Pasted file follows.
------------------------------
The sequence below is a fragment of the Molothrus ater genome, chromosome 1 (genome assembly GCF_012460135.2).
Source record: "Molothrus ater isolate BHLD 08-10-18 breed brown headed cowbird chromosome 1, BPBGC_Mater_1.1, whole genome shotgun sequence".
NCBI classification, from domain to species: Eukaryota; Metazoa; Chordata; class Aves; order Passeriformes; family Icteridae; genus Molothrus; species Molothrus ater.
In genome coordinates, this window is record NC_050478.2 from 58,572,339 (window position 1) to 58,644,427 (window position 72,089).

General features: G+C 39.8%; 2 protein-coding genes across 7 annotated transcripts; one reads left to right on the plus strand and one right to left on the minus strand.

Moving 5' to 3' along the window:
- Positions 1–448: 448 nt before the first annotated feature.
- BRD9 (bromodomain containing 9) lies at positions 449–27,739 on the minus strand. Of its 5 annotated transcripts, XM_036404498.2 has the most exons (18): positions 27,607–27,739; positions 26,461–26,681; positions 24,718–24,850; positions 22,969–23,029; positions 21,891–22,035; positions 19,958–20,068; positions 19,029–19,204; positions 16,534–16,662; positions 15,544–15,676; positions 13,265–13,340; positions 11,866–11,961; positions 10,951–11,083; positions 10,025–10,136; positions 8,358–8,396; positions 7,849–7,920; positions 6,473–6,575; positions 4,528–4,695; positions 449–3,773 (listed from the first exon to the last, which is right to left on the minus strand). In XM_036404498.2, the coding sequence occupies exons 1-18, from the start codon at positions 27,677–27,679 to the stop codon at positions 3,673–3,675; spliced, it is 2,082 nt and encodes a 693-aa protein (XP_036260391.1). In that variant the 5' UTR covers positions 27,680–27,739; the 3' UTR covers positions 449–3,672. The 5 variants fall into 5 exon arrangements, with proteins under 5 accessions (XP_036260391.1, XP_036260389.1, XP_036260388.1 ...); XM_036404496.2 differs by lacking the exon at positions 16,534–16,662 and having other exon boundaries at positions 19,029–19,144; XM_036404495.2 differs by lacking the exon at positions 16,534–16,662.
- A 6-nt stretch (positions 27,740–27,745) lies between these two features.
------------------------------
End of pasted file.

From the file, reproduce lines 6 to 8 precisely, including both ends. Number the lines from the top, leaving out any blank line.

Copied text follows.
Moving 5' to 3' along the window:
- Positions 1–448: 448 nt before the first annotated feature.
- BRD9 (bromodomain containing 9) lies at positions 449–27,739 on the minus strand. Of its 5 annotated transcripts, XM_036404498.2 has the most exons (18): positions 27,607–27,739; positions 26,461–26,681; positions 24,718–24,850; positions 22,969–23,029; positions 21,891–22,035; positions 19,958–20,068; positions 19,029–19,204; positions 16,534–16,662; positions 15,544–15,676; positions 13,265–13,340; positions 11,866–11,961; positions 10,951–11,083; positions 10,025–10,136; positions 8,358–8,396; positions 7,849–7,920; positions 6,473–6,575; positions 4,528–4,695; positions 449–3,773 (listed from the first exon to the last, which is right to left on the minus strand). In XM_036404498.2, the coding sequence occupies exons 1-18, from the start codon at positions 27,677–27,679 to the stop codon at positions 3,673–3,675; spliced, it is 2,082 nt and encodes a 693-aa protein (XP_036260391.1). In that variant the 5' UTR covers positions 27,680–27,739; the 3' UTR covers positions 449–3,672. The 5 variants fall into 5 exon arrangements, with proteins under 5 accessions (XP_036260391.1, XP_036260389.1, XP_036260388.1 ...); XM_036404496.2 differs by lacking the exon at positions 16,534–16,662 and having other exon boundaries at positions 19,029–19,144; XM_036404495.2 differs by lacking the exon at positions 16,534–16,662.